Harvard professor Roland Fryer, an economist who has done pioneering work on the sources and magnitude of racial inequality, won the John Bates Clark medal, which is given to the most promising American economist under 40 years old.
Mr. Fryer, 37, founded Harvard’s Education Innovation Laboratory, known as EdLabs, in 2008 and serves as its director. From 2007 to 2008, he served as the chief equality officer for New York City’s Department of Education. In a 2013 paper, Mr. Fryer examined the benefits of high-achieving charter school that extend beyond the classroom, studying Harlem’s Promise Academy in New York City.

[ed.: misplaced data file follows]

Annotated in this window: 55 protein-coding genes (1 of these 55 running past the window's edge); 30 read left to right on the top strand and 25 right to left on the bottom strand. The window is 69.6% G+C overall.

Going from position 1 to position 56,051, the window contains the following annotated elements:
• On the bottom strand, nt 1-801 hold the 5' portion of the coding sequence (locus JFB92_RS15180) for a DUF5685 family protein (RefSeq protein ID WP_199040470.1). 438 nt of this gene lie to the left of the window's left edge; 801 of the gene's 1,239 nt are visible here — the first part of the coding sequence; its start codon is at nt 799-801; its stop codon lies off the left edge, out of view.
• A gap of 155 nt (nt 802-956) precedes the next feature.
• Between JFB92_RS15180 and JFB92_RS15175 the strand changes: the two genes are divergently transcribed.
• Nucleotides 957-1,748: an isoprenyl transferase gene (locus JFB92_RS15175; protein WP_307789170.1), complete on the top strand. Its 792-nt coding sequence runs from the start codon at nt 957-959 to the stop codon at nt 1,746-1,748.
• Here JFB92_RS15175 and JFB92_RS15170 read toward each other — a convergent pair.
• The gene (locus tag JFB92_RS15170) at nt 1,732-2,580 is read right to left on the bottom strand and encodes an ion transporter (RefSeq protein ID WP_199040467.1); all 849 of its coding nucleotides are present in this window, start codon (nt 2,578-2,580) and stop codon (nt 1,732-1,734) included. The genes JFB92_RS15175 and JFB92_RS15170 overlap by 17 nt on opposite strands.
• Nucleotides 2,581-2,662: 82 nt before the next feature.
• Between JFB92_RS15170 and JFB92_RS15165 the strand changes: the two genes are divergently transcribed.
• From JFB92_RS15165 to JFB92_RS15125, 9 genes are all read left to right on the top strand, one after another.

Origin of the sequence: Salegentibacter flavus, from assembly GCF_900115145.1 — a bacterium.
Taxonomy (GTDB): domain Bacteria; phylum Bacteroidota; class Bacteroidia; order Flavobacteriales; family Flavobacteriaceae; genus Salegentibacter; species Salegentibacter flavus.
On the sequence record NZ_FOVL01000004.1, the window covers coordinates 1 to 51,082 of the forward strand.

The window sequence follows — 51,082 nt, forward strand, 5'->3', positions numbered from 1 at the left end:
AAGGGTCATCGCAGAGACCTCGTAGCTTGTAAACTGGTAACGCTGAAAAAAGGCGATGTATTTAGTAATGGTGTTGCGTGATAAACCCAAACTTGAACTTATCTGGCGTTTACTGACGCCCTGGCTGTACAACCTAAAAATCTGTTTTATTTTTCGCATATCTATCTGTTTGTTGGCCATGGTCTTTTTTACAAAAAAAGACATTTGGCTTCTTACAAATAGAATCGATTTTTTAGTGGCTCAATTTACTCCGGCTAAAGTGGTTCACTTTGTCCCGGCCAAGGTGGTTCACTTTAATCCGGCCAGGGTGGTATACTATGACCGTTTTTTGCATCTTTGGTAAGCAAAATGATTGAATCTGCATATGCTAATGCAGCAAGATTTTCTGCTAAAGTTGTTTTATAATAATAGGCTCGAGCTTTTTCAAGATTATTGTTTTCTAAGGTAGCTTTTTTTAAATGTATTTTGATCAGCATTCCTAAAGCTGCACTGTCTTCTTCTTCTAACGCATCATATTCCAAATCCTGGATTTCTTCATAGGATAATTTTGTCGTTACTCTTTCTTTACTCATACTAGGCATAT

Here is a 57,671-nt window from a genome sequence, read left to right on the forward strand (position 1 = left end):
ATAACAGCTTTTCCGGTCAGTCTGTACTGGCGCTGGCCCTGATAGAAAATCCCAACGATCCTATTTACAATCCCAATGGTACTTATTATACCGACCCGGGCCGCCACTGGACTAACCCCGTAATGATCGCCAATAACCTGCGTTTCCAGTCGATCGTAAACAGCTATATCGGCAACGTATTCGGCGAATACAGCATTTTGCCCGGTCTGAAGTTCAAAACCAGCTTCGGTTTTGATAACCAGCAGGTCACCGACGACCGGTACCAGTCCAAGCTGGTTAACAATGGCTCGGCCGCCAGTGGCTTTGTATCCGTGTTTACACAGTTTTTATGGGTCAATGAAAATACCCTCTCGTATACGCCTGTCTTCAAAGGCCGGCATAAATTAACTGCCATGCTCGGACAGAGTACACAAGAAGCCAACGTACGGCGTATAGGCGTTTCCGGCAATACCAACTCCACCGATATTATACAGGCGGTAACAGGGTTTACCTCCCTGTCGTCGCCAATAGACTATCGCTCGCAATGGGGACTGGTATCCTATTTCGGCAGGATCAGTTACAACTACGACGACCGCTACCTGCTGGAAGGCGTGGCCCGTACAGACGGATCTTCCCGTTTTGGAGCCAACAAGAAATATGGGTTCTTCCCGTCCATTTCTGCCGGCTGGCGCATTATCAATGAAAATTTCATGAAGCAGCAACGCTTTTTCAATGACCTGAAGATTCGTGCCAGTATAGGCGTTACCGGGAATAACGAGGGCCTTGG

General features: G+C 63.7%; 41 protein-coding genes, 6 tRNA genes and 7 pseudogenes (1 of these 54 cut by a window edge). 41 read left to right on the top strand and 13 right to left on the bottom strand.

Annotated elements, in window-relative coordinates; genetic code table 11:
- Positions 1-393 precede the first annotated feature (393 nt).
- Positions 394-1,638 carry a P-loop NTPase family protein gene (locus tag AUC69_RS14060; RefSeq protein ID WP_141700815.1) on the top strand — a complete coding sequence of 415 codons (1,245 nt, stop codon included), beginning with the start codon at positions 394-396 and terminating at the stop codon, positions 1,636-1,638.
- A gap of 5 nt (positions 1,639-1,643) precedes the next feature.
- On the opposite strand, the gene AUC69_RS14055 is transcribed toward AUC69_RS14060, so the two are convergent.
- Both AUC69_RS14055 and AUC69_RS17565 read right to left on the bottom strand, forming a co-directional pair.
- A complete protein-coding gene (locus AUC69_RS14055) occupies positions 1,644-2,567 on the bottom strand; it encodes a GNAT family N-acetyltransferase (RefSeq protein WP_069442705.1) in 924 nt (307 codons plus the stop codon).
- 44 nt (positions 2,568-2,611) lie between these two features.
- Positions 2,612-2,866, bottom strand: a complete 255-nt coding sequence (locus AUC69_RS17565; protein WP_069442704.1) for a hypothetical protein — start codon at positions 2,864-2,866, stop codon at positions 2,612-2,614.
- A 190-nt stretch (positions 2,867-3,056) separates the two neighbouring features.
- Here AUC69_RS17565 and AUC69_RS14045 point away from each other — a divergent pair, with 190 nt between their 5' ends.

Mr. Fryer is the first African-American to win the medal. At 30, he became the youngest African-American to receive tenure at Harvard.
The Clark medal is often referred to as the “Baby Nobel” because many of its winners have gone on to win Nobel Prizes, including Paul Krugman and Milton Friedman. The medal doesn’t come with a monetary prize. It has been awarded every other year since 1947; since 2010, it has been awarded annually.
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